You may remember Draugluin and me from some books written by J.R.R. Tolkien:

"...Gothmog, Lord of Balrogs, high-captain of Angband, was come."

"Then Sauron sent Draugluin, a dread beast, old in evil lord and sire of the werewolves of Angband."

Professor Tolkien wrote me as being very, very bad. But I didn't start out that way! Well, maybe a little.

Draugluin and I are not just about smiting and devouring. We have fun, too. We might remind you a little of a comic strip in your primary world: Calvin and Hobbes by the "magnificent Bill Watterson" as the human (pandemonium_213) who draws us (badly) calls him.

I will also share this space with “Stinky Pete” Mêshûgganâscar, Maia of Mandos, and his pals. I think Mandos is cool because he's really scary and has a snake's tail.

I like macaroni and cheese, PS2 and Wii. I really hate big fountains and pointy helmets.

Anyway, I think this is where pandemonium_213 is supposed to make a disclaimer that Mom, Dad, me, Draugluin, Professor Thû, all the Elf dudes and Men, Stinky Pete and his Maiarin pals, their Valarin bosses and whoever else shows up are the property of the Tolkien estate, and I am just here for fun and games but no profit. You know what? I'm a parody! I think that means I'm barely legal.

Click to view full-sized.

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Chibi of the Month


Caranthir Chibi Comic

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Current Challenge

Another Place in Time

When we write about Silmarillion events, our stories often concern the time and place where the action primarily occurred. However, there is a broad world beyond--what was going on there, at the same moment in time?

This challenge asks authors to move beyond the places and times of familiar events to consider what was going on elsewhere in Arda at the same time as a major event covered in The Silmarillion. How--if at all--did the event impact what was transpiring elsewhere at the same time?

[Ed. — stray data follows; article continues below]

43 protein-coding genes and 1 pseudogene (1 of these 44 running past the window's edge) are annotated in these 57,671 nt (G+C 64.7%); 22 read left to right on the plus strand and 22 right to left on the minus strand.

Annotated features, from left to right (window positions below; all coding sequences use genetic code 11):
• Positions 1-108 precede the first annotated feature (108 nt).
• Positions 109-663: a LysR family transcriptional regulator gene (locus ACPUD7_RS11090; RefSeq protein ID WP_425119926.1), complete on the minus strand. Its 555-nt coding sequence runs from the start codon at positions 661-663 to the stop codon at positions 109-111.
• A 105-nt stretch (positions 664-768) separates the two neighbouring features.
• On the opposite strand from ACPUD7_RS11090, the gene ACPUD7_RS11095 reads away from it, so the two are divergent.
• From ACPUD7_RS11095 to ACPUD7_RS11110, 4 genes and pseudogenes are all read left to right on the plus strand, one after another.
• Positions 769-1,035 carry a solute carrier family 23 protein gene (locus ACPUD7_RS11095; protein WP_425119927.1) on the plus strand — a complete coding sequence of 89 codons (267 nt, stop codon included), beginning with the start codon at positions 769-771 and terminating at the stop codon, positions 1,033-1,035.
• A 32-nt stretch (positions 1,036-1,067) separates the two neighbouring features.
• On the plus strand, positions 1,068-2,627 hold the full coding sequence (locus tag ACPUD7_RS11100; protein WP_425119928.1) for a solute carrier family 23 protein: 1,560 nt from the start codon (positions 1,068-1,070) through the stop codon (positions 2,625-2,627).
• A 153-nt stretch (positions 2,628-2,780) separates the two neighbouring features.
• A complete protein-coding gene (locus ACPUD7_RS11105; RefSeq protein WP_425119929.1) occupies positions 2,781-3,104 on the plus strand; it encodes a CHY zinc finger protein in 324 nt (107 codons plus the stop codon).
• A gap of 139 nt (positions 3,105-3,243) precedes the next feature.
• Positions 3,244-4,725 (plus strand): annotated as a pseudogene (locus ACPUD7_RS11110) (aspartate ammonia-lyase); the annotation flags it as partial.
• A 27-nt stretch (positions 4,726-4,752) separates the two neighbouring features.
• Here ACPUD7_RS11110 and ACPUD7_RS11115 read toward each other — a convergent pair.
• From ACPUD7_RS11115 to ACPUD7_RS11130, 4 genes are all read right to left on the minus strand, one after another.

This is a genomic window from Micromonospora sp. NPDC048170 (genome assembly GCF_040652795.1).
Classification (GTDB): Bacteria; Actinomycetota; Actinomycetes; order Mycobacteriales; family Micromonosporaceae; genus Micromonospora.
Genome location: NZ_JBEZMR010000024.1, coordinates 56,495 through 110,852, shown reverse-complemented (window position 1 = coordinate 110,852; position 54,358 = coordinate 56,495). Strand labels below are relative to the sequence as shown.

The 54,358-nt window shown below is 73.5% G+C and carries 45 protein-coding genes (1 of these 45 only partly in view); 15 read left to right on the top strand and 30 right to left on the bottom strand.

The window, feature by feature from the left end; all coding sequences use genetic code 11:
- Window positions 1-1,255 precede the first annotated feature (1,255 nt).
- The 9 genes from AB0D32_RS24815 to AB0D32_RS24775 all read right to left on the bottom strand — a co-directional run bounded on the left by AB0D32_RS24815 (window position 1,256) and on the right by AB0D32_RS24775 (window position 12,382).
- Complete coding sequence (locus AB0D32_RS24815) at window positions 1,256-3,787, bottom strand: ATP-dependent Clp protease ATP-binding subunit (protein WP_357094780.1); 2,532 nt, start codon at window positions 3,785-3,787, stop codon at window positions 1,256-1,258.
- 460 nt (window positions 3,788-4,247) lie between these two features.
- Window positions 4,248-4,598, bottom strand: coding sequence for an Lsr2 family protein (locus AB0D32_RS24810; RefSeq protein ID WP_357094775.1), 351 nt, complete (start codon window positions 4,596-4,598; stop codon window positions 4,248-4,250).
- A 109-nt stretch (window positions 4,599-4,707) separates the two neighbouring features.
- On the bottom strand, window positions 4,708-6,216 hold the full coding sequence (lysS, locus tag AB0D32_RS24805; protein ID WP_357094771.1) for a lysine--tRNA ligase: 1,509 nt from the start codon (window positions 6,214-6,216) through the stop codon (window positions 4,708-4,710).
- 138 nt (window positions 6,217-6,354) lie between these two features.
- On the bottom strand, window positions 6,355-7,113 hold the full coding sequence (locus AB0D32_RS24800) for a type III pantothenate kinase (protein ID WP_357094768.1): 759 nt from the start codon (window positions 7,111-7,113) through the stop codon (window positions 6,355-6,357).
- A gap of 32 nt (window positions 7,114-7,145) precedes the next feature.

Here are some ideas to get you started:

Challenges Revisited: Wish upon a Star

Stars are vital to the mythology presented in The Silmarillion. The Eldar awakened under--and were named after--the stars. Varda multiplied the stars to give light to the Elves and serve as a warning to Melkor. Later, Eärendil, bearing a Silmaril, was hailed as a new star and a sign of hope to all upon Arda. To the people of Arda, the stars are a sign of hope, a light in the dark.

This month's challenge asks authors to reach for the stars ... or at least have their characters make a wish upon them. Write a story, drabble, or poem where a character is wishing upon or musing on the stars. What does the character hope for? Does she or he believe that it will come to pass from so simple an action as wishing upon so meaningful a symbol? Does the character's wish come true, or does wishing upon stars prove to be the stuff of childhood fancy?

Wish upon a star and find out ...

(For more information on the astronomy of Tolkien's world, we recommend The Astronomy of Middle-earth by Dr. Kristine Larsen, an astronomer and Tolkien scholar.)